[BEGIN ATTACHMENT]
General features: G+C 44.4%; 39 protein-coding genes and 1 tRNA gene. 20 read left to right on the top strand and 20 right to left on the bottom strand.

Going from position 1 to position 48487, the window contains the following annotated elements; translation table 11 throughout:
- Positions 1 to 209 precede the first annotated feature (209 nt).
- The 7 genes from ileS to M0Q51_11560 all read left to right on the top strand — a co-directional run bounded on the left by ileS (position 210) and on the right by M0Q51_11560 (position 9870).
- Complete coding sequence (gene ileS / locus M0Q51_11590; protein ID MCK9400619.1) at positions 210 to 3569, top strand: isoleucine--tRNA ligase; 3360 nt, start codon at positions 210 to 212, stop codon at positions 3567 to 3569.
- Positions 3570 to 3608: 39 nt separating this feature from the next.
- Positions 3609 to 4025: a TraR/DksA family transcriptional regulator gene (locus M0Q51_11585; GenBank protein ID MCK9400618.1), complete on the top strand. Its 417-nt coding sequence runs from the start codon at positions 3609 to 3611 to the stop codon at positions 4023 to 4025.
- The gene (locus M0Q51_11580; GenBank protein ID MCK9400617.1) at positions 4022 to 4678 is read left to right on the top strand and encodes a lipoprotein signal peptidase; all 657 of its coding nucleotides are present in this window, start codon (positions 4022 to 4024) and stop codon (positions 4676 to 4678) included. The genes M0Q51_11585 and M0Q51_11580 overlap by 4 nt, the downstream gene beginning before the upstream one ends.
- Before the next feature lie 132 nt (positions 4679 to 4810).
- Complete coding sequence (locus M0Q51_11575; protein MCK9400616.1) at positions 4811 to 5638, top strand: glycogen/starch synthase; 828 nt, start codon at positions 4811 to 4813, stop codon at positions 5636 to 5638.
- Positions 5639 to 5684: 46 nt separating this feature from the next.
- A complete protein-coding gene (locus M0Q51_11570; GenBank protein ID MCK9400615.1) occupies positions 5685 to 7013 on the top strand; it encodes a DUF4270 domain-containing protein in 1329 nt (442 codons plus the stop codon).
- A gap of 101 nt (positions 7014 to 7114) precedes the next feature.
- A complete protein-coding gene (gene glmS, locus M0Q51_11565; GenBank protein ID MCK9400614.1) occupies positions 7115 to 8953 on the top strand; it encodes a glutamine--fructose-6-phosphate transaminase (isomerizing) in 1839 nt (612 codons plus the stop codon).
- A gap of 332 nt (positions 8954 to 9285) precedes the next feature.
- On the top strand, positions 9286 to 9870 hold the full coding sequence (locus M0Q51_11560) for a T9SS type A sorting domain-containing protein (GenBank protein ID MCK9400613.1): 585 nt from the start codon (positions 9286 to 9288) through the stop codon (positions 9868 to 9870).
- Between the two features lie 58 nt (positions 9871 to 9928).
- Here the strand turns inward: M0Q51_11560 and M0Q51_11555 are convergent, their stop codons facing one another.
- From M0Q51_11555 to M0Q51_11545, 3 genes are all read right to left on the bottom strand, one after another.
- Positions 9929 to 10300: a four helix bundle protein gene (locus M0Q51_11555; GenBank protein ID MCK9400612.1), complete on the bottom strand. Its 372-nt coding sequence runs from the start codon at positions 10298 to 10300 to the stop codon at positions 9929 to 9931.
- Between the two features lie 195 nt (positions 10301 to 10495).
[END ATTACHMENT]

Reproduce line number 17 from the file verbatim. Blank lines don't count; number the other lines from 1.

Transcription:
- Between the two features lie 58 nt (positions 9871 to 9928).